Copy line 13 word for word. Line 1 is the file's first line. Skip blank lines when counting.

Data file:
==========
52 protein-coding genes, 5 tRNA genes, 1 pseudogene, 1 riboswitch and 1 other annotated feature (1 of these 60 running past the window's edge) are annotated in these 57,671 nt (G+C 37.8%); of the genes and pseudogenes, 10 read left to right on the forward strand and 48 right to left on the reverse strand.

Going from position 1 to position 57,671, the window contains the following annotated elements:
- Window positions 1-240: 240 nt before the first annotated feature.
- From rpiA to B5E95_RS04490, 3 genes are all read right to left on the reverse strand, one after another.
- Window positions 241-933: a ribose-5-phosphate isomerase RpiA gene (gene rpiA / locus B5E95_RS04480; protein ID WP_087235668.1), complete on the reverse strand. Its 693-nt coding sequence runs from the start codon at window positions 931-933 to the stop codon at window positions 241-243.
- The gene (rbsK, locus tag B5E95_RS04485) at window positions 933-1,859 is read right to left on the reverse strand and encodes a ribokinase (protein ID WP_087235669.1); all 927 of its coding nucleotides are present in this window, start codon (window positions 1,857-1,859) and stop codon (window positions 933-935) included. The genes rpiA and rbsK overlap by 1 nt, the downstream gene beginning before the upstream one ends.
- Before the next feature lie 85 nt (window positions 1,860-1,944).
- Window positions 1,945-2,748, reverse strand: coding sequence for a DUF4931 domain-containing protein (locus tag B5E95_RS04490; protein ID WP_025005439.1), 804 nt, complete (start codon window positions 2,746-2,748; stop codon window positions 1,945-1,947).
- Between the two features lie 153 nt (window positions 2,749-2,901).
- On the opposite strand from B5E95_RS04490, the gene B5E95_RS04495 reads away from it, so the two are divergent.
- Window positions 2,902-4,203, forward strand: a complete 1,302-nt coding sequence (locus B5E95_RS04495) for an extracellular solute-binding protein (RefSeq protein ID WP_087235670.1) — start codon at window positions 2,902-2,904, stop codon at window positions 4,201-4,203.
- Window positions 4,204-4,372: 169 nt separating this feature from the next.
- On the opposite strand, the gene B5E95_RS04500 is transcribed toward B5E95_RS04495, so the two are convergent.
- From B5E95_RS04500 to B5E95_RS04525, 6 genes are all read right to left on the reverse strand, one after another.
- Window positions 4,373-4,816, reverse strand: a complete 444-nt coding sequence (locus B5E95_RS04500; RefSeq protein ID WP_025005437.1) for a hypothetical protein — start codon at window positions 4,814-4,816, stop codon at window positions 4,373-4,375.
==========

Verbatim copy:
- On the opposite strand, the gene B5E95_RS04500 is transcribed toward B5E95_RS04495, so the two are convergent.